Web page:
Concerns over stockpile of hazardous waste at New Zealand aluminium smelter

Article by Amanda Doyle

CONCERNS have been raised over a stockpile of hazardous waste at Rio Tinto’s Tiwai Point aluminium smelter. The company says it is working on solutions to deal with it.

New Zealand’s Aluminium Smelter (NZAS) is a joint venture between Rio Tinto and Japan’s Sumitomo Chemical Company, with Rio Tinto owning the majority. The smelter was supposed to close this year due to a combination of a decline in aluminium prices and a failure to negotiate a lower price for power with its supplier, but this has been delayed until 2024.

A report by RNZ, New Zealand’s public radio broadcaster, raised concerns over the stockpiling of cyanide-laced hazardous waste at the smelter, claiming that there is a lack of clarity over NZAS’ plans for the waste, which goes against international industry guidelines.

The waste is spent cell liner (SCL) waste – also called spent pot lining (SPL) – which contains chemicals including fluoride and cyanide. There is a risk of producing explosive gases if it is mixed with water. The RNZ report notes that the waste is stored 85 m from a rapidly eroding beach.

RNZ also reported that the New Zealand Government has suspended talks with Rio Tinto over how the smelter will shut down until more detail is given on what will be done with the waste.

A spokesperson for Rio Tinto told The Chemical Engineer: “At Tiwai Point we are carefully storing the waste produced by our aluminium smelter. It is extremely closely monitored, as is the coastal erosion on the Peninsula. We are confident the waste material is securely and safely stored while we work on the best end-user solution. This material is often used in cement making and this is a great end use as it ultimately provides a zero-waste solution. Currently there are no cement manufacturers in New Zealand able to take the material, so as part of our detailed closure study we are exploring other options and in particular would hope to find a local end user. We don’t have all the answers right now but we are working hard to ensure we deliver the best result in the end. The best solutions can sometimes take time and in the meantime we know the material at Tiwai, as confirmed by Worksafe inspectors who visited in late February, is safe and well monitored.”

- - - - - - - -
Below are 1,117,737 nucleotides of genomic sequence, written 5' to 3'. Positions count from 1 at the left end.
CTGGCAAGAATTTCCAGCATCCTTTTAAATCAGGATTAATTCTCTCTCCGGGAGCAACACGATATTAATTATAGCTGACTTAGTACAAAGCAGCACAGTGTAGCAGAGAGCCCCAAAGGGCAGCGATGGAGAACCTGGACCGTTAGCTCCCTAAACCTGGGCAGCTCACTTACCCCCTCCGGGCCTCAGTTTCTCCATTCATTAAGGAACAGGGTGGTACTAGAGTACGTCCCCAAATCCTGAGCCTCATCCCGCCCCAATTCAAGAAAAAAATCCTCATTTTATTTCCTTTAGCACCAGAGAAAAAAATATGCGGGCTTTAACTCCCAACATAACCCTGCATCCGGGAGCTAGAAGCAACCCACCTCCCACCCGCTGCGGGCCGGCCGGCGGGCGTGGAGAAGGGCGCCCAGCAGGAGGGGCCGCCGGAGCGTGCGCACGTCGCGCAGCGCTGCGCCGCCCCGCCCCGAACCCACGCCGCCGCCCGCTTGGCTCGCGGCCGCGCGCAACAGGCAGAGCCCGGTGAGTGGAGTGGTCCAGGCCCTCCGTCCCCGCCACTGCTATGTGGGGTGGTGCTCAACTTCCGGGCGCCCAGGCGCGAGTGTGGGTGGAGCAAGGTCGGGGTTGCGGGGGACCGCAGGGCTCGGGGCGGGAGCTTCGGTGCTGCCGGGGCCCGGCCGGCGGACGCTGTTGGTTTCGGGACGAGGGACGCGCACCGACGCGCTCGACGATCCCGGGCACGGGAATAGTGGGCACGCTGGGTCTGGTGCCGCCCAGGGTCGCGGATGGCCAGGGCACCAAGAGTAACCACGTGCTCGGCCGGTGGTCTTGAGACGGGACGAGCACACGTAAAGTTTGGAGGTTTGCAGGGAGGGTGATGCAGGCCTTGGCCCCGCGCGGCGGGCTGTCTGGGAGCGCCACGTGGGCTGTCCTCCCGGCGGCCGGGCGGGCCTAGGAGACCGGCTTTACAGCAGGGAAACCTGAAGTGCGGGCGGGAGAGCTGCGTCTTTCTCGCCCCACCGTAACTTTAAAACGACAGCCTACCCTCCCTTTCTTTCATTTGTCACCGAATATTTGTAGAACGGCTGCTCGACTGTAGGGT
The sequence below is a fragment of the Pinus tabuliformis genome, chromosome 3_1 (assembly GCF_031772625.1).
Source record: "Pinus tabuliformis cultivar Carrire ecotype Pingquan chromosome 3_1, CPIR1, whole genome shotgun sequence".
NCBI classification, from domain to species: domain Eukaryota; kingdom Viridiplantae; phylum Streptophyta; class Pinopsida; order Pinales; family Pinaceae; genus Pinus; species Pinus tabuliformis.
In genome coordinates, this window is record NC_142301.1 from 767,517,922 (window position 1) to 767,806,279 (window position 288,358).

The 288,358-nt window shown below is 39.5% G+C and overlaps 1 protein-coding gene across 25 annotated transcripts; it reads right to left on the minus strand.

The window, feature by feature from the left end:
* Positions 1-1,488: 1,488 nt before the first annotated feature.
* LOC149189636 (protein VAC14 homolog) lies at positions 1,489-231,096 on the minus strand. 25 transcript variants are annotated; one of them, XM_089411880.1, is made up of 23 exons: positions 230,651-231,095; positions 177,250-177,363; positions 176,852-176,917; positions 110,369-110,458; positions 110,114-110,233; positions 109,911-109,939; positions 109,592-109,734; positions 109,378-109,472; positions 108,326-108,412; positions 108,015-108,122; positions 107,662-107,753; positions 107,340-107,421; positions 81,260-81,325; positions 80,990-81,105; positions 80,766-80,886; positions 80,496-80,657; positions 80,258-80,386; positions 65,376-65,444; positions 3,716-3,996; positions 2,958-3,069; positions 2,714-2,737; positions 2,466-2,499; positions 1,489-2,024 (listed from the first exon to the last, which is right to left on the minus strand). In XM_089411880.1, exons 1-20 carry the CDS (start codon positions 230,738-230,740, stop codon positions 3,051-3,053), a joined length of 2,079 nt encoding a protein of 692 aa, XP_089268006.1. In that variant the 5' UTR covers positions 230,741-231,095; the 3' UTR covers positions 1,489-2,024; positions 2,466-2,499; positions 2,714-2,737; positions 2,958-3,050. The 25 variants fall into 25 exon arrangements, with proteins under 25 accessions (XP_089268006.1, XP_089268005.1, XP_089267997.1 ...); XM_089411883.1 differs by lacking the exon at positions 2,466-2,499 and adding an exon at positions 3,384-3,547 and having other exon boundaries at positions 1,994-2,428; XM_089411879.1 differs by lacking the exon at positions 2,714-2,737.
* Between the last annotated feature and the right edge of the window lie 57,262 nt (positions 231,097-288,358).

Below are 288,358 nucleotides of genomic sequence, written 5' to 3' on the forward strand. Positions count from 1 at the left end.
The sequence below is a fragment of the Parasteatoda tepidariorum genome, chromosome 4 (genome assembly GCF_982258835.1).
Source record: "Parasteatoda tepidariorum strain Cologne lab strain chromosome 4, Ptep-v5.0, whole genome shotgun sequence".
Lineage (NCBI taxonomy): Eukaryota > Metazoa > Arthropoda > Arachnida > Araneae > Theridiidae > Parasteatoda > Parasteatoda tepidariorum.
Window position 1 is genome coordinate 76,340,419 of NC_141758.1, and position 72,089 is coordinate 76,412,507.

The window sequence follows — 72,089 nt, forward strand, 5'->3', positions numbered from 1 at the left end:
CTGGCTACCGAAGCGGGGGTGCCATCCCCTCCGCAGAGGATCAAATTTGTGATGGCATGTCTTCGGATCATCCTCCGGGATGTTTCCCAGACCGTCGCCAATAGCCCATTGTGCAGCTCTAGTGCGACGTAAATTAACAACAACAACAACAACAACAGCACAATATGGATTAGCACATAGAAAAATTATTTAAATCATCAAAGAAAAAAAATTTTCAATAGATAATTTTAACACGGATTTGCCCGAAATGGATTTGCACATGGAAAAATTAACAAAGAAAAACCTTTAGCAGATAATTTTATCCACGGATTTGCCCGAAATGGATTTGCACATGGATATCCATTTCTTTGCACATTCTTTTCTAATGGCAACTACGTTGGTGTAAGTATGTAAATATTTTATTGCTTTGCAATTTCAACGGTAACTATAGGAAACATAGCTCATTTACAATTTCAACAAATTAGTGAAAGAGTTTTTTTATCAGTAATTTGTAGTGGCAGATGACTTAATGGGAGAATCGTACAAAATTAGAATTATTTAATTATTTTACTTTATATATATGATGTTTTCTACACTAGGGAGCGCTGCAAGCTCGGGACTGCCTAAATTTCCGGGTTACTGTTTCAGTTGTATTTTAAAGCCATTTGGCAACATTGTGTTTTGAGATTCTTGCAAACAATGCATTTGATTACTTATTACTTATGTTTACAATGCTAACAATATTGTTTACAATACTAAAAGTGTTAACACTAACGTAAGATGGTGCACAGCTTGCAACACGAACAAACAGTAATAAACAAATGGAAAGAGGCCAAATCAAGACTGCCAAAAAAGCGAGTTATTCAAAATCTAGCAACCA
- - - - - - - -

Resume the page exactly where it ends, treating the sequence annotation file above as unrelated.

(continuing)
The company said that until 2016 some of the SCL waste was used in Holcim’s Westport plant for cement production. With the closure of that plant, NZAS has not been able to identify new end users for the waste in New Zealand, which has led to some of the waste being exported. It said that there is currently 181,000 t of SCL stored on site, with around 58,000 t being exported over the last ten years. NZAS is currently exploring other possible options for reusing the waste in other industrial processes and said it welcomes input from any possible end users within New Zealand.

Article by Amanda Doyle

Staff Reporter, The Chemical Engineer

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